Step-By-Step: Partition Your Hard Drive
Editor's note (1/12/10): For more-current advice, see "How (and Why) to Partition Your Hard Drive."
No matter the capacity of your PC's hard drive, chances are that it's set up to function as one giant data dump. Though that's fine for most users, dividing your drive into multiple partitions (additional drive letters) can make life easier: At the least, keeping all your data--such as documents, worksheets, and images--in a partition separate from the operating system and applications simplifies backups and can increase your PC's performance.
And if you plan on using multiple operating systems (adding Windows 2000, trying out XP, or even installing Linux), then you'll absolutely need multiple partitions.
Think of a partition as a container for data, like one drawer of a file cabinet. Each partition uses a file system to store and name data. Windows 98 and Me use the FAT32 file system. FAT32 allows for greater maximum partition sizes and stores data more efficiently than the FAT16 file system used by DOS and the first versions of Windows 95.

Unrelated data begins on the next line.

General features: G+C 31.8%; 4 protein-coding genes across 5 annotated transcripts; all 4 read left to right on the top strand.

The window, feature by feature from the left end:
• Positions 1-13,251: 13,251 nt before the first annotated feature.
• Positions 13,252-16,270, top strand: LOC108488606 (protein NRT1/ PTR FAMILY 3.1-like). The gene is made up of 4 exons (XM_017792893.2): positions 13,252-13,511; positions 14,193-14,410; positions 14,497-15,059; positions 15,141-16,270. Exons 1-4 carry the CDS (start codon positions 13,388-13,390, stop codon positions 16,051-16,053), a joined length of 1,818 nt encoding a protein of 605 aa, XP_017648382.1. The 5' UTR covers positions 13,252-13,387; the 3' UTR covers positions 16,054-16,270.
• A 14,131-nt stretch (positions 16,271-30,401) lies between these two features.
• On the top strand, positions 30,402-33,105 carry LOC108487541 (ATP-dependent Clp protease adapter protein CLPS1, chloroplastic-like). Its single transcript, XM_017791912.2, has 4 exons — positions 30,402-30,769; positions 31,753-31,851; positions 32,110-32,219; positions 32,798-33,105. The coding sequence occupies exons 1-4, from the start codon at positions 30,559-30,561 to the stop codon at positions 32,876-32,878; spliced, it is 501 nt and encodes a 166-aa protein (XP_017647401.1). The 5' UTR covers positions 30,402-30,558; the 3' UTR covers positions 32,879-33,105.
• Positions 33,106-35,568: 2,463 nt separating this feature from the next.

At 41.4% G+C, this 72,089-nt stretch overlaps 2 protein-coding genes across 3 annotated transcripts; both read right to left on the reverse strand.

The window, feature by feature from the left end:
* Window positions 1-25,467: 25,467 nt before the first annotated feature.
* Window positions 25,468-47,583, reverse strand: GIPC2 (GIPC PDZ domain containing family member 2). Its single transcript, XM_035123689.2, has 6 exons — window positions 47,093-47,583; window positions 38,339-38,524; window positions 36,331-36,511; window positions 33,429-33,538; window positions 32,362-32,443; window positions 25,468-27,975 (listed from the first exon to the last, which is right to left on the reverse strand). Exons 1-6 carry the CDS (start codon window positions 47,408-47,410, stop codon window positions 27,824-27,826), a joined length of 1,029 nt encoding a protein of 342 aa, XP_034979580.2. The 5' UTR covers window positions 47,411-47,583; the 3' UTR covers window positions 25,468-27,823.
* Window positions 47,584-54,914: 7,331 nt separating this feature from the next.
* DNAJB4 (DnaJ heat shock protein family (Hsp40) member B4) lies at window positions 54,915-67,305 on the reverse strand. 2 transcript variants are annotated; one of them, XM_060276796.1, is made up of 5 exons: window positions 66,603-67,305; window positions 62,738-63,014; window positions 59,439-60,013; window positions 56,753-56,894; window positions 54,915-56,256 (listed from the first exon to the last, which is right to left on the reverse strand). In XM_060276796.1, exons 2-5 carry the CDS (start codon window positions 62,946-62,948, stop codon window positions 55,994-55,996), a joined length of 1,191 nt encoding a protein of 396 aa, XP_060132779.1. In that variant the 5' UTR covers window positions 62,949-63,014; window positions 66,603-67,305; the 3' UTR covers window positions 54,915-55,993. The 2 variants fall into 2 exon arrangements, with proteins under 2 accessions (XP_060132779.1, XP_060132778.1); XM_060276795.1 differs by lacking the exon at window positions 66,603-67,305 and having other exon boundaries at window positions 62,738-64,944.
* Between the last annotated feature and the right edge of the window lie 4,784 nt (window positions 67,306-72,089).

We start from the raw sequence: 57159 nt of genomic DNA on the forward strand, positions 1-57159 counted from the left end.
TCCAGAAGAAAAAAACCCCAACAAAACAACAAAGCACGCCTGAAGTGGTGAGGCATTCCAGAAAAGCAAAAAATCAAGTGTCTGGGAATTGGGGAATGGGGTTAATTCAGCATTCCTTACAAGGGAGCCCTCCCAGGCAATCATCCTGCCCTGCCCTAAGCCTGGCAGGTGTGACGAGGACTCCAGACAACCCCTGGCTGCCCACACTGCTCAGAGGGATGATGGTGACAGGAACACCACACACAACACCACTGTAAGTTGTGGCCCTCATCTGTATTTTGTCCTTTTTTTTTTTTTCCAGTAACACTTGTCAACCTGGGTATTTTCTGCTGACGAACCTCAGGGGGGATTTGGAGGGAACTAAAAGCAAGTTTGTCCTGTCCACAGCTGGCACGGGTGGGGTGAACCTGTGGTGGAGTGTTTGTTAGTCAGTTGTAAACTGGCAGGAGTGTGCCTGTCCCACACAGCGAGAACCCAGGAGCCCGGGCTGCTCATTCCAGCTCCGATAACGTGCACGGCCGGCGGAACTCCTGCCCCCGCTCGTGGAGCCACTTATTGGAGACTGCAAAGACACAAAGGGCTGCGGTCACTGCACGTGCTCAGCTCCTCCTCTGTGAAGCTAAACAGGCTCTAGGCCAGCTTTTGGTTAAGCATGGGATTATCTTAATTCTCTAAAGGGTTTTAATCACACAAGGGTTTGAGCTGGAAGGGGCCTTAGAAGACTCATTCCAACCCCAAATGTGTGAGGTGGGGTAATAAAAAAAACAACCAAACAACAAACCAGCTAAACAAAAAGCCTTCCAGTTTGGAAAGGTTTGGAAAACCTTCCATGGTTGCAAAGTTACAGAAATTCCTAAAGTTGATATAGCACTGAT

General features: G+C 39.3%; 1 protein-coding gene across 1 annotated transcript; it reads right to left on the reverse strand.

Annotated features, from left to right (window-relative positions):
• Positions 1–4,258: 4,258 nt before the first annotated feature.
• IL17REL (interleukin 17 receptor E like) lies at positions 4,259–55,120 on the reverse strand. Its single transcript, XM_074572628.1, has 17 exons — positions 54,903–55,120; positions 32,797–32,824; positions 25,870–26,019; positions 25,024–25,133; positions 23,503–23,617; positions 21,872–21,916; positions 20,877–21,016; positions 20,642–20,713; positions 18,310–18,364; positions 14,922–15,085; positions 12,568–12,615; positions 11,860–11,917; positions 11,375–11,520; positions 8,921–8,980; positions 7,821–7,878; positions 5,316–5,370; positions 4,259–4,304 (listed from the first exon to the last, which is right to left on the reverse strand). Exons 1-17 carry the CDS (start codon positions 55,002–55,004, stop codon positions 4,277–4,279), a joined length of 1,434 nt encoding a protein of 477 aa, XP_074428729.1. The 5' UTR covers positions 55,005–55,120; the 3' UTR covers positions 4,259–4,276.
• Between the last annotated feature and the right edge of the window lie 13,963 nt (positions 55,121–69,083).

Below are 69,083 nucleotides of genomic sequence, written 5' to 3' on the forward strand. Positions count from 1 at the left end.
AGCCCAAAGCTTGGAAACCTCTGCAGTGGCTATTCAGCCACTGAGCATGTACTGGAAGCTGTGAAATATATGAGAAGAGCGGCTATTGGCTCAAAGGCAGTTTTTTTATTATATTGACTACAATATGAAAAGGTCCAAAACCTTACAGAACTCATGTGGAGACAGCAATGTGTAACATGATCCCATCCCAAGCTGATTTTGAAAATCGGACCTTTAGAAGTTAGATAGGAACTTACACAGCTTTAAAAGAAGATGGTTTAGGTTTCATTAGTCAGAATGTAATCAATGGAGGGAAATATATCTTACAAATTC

Windows NT introduced the NTFS file system, which uses space more efficiently and offers better data security. Windows 95, 98, and Me can't "see" the data in an NTFS partition; however, Windows 2000 and XP can read from and write to both NTFS and FAT32 partitions.
If you're starting with a new, blank hard drive, partitioning is easy. The installation routines of Windows NT, 2000, and XP give you some control over partitions. Other versions of Windows come with FDISK, a basic partitioning utility that you copy to a bootable floppy.
But if you want to have extensive partitioning options, you'll need a utility such as Partition Commander ($40) or PartitionMagic ($69). They offer such options as changing the size of partitions and converting from different file systems. And, given enough free space, they preserve the data stored on your drive.